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How to Win a Grant: A Q&A with the Winner of the 2019 Mighty Big Grant

Mighty Citizen turned 20 this year, thanks to the support and trust of our clients. So to celebrate our first two decades, we decided to offer the Mighty Big Grant—a $25,000 package of free marketing and design services.

After sifting through nearly 500 excellent applications from across the country (and after plenty of hand-wringing and internal debating), we cut our list down to around 60 applicants. As you might imagine, it only got harder from there. After careful consideration and deliberation, we had our final eight.

At this point, the phrase “splitting hairs” had never felt more real. We had eight deserving organizations spanning across the United States that did vastly different work—from a national park land conservancy to a nonprofit that focuses on bringing STEM education to students who would otherwise be removed from the opportunity. We interviewed, asked questions, and listened. And now, we are honored to announce the winner of the Mighty Big Grant:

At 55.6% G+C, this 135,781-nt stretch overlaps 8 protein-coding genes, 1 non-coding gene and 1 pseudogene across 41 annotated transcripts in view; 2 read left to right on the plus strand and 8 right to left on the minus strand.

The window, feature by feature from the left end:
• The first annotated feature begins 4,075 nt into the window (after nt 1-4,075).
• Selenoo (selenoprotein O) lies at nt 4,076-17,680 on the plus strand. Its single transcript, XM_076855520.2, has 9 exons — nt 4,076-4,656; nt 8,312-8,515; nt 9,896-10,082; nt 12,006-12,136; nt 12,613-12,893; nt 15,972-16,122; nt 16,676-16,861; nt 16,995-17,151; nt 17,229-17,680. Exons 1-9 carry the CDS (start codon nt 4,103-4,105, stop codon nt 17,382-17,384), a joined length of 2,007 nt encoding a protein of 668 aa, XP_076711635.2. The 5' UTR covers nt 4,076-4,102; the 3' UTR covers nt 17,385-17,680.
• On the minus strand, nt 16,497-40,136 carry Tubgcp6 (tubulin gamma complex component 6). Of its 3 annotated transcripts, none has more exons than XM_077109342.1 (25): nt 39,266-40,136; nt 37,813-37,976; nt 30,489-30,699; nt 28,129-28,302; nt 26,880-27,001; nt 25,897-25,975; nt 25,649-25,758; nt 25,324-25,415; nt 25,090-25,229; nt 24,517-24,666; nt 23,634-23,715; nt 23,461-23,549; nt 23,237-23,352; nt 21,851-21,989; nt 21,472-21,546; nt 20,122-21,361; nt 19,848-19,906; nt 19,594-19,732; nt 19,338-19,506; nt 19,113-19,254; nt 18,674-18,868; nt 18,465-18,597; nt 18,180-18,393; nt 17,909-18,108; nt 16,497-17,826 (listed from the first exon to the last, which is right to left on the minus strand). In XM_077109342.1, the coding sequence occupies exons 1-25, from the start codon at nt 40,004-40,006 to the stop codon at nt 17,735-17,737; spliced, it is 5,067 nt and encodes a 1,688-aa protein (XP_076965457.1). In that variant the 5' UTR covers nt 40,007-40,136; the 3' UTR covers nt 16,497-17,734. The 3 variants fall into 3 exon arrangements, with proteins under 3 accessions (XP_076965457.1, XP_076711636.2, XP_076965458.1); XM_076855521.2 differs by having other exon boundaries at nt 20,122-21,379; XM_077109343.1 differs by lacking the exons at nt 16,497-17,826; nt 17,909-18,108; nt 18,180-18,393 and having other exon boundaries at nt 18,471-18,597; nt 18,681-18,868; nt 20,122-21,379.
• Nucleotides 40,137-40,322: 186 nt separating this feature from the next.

humanity and inclusion logo

Humanity & Inclusion (HI) is an international not-for-profit organization acting “on the front lines of the world’s most pressing emergencies to promote disability rights, provide rehabilitation, and ensure people live safely after conflict.” Their passionate pursuit of advocacy for vulnerable people—along with their work helping remove millions of unexploded land mines—helped earn them the 1997 Nobel Peace Prize.

And yet, Humanity & Inclusion is barely known in the U.S.—e.g., a mere 4% of Americans recognize their brand, compared to 65% in France and elsewhere. That’s what we’ll help them with: designing a campaign to both expand awareness and set the foundation for American fundraising.

HI was an early frontrunner for the Mighty Big Grant. And while there were countless other deserving organizations, HI’s application was a masterclass. It should be reprinted in grant writing textbooks. In their application, they shared the story of Nirmala. Nirmala lost her leg at the age of seven when she was a victim of the Nepal earthquake. But thanks to the work of HI, Nirmala has regained her strength through physical therapy and the use of a new artificial leg.

Nirmala, a child helped by Humanity & Inclusion, smiling and laughing